But part of the problem when a fighter has already started his career at a higher weight class, which to everyone but him he may be slightly undersized for, is that (possible) machismo and even “pride” (there’s that word again) may prevent them from scaling downward, even though it might be the wise thing to do (Kazushi Sakuraba comes to mind…but this preview is not about him…or the great Matt Lindland). It seems that some fighters feel moving south to a smaller division is a capitulation, sort of a “Gosh, I couldn’t hang with the big boys”. To me a fighter should not entertain such ideals. By doing so they create an even bigger burden than they will already face in MMA competition.
But “Defiant” Dan Henderson seems to almost be an exception to this in that he HAS beaten some of the best fighters in the world in open-weight competition. But he has also lost a few times in the ‘big fish’ category along the way too. Long story short, I feel he will win more consistently if he just stays at middleweight.
‘On paper’, Henderson appears to have a lot more titles and bigger name wins than the UFC champion (Anderson Silva) does (just go to Sherdog.com’s Fight Finder for the entire laundry list/novel about WHO he has faced). I’ll just brush on a few highlights:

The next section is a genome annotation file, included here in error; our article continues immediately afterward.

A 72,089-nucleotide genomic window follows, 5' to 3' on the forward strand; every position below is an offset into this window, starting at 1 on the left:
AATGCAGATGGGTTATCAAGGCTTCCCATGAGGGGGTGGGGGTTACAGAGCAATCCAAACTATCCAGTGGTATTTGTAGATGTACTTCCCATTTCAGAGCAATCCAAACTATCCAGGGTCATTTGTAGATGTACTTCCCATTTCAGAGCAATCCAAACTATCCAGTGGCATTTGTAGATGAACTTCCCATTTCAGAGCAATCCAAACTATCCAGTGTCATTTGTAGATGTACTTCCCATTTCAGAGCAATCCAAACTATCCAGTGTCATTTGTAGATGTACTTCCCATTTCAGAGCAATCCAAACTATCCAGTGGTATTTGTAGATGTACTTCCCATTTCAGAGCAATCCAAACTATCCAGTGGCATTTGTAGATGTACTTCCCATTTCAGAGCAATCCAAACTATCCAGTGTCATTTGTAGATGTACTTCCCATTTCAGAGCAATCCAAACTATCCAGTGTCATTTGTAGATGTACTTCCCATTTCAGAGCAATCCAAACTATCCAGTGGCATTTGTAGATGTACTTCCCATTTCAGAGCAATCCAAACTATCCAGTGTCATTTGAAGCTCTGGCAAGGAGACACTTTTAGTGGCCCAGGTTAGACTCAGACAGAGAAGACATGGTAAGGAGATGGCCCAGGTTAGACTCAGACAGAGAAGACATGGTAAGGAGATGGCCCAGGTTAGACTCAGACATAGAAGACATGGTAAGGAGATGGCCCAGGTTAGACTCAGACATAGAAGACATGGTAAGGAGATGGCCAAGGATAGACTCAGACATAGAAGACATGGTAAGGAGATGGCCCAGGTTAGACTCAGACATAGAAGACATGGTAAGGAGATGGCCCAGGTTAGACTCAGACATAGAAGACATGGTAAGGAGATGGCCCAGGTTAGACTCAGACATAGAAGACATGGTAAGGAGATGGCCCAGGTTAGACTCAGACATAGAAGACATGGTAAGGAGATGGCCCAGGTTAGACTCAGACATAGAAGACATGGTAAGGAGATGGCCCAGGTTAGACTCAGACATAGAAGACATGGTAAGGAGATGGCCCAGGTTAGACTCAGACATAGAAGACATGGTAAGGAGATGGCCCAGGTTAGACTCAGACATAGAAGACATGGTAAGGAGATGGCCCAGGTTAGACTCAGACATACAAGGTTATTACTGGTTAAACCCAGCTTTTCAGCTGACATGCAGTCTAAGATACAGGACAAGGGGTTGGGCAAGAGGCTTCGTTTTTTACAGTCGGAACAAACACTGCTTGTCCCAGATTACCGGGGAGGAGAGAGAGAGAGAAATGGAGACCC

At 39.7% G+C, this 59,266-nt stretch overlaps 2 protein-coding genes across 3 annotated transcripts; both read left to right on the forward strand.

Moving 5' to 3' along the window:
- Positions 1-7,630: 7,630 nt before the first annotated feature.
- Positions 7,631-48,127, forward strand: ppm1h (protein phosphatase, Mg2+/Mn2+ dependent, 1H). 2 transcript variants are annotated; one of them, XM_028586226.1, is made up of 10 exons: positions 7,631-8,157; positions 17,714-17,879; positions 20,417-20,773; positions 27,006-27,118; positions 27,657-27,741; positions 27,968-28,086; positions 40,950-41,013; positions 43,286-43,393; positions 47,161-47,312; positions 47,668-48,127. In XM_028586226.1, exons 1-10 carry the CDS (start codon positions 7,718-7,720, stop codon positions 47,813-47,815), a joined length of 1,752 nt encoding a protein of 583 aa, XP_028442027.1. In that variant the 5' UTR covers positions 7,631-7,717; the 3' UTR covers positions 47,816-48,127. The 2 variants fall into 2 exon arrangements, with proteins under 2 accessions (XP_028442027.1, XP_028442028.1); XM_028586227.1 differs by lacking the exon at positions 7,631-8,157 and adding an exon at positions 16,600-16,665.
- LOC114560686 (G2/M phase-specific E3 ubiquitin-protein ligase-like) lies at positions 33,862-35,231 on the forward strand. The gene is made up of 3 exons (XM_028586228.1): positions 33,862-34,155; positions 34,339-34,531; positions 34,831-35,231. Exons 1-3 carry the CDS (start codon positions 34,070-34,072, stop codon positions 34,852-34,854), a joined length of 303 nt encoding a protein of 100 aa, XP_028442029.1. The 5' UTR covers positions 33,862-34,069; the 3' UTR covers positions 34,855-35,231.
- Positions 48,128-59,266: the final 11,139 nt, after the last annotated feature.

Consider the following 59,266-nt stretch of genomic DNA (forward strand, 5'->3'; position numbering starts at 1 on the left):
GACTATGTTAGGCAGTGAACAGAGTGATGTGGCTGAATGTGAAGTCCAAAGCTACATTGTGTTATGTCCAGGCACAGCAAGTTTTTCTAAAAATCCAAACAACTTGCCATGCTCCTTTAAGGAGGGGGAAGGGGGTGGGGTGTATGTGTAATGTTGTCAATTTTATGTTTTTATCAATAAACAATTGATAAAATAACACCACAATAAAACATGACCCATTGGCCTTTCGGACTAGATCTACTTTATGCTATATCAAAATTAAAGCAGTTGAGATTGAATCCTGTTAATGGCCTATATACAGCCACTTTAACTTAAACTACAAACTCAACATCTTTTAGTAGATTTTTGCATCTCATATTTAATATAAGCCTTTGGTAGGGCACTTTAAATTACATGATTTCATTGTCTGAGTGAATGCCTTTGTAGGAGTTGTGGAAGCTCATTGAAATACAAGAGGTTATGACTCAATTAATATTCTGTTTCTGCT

Dan has decisioned (current UFC interim heavyweight champion Antonio Rodrigo Nogueira) and light-heavyweight Renato “Babalu” Sobral, both who carried significant weight advantages over him, in one night to win the 1999 RINGS King of Kings 32-man tournament, and later the once feared Vitor Belfort in a single match in Pride. But a career peak for Henderson had to be his rematch with Wanderlei Silva in Las Vegas in February 2007. This time it was for Wandy’s Pride middleweight title and Dan scored a crushing knockout at 2:08 of round three, making him a belt holder in two different weight divisions (he had already won the Pride welterweight championship with a decision over former UFC middleweight champ Murilo Bustamante). Even on the rare occasion that he lost by the judges’ verdict he could be impressive - like Henderson was in his first battle with Wanderlei (he had Silva in big trouble in the opening round) and his recent challenge of UFC light-heavyweight king Quinton “Rampage” Jackson.